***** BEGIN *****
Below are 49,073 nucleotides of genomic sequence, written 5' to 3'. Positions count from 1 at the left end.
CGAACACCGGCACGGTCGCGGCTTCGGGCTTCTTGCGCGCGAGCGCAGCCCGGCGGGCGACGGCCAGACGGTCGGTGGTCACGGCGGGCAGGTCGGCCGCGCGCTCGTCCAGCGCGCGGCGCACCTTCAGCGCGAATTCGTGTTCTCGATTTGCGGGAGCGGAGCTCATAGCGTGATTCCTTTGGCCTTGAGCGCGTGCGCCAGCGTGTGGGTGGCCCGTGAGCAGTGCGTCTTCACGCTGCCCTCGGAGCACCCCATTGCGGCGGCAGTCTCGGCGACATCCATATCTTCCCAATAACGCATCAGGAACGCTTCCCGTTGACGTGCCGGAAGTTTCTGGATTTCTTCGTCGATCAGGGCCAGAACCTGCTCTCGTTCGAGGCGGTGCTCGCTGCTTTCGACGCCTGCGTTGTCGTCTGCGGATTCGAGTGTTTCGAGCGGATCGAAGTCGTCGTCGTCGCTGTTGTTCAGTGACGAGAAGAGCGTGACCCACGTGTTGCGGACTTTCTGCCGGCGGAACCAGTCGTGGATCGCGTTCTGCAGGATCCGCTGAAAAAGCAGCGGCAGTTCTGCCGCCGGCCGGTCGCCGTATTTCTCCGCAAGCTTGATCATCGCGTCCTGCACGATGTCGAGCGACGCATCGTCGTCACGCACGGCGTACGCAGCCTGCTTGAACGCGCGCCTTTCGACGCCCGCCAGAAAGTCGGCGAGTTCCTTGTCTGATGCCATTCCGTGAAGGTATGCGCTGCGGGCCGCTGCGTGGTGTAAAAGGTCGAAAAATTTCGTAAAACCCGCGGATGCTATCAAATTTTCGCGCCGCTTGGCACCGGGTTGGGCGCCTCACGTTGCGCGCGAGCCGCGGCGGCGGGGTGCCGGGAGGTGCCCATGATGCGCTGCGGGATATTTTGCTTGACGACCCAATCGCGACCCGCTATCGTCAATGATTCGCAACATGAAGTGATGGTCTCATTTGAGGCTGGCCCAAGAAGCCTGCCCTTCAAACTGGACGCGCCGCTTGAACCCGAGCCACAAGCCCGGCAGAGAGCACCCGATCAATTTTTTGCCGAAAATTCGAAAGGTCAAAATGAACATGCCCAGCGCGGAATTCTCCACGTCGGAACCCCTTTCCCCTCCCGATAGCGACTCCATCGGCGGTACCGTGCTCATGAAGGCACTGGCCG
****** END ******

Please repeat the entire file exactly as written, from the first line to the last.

Below are 49,073 nucleotides of genomic sequence, written 5' to 3'. Positions count from 1 at the left end.
CGAACACCGGCACGGTCGCGGCTTCGGGCTTCTTGCGCGCGAGCGCAGCCCGGCGGGCGACGGCCAGACGGTCGGTGGTCACGGCGGGCAGGTCGGCCGCGCGCTCGTCCAGCGCGCGGCGCACCTTCAGCGCGAATTCGTGTTCTCGATTTGCGGGAGCGGAGCTCATAGCGTGATTCCTTTGGCCTTGAGCGCGTGCGCCAGCGTGTGGGTGGCCCGTGAGCAGTGCGTCTTCACGCTGCCCTCGGAGCACCCCATTGCGGCGGCAGTCTCGGCGACATCCATATCTTCCCAATAACGCATCAGGAACGCTTCCCGTTGACGTGCCGGAAGTTTCTGGATTTCTTCGTCGATCAGGGCCAGAACCTGCTCTCGTTCGAGGCGGTGCTCGCTGCTTTCGACGCCTGCGTTGTCGTCTGCGGATTCGAGTGTTTCGAGCGGATCGAAGTCGTCGTCGTCGCTGTTGTTCAGTGACGAGAAGAGCGTGACCCACGTGTTGCGGACTTTCTGCCGGCGGAACCAGTCGTGGATCGCGTTCTGCAGGATCCGCTGAAAAAGCAGCGGCAGTTCTGCCGCCGGCCGGTCGCCGTATTTCTCCGCAAGCTTGATCATCGCGTCCTGCACGATGTCGAGCGACGCATCGTCGTCACGCACGGCGTACGCAGCCTGCTTGAACGCGCGCCTTTCGACGCCCGCCAGAAAGTCGGCGAGTTCCTTGTCTGATGCCATTCCGTGAAGGTATGCGCTGCGGGCCGCTGCGTGGTGTAAAAGGTCGAAAAATTTCGTAAAACCCGCGGATGCTATCAAATTTTCGCGCCGCTTGGCACCGGGTTGGGCGCCTCACGTTGCGCGCGAGCCGCGGCGGCGGGGTGCCGGGAGGTGCCCATGATGCGCTGCGGGATATTTTGCTTGACGACCCAATCGCGACCCGCTATCGTCAATGATTCGCAACATGAAGTGATGGTCTCATTTGAGGCTGGCCCAAGAAGCCTGCCCTTCAAACTGGACGCGCCGCTTGAACCCGAGCCACAAGCCCGGCAGAGAGCACCCGATCAATTTTTTGCCGAAAATTCGAAAGGTCAAAATGAACATGCCCAGCGCGGAATTCTCCACGTCGGAACCCCTTTCCCCTCCCGATAGCGACTCCATCGGCGGTACCGTGCTCATGAAGGCACTGGCCG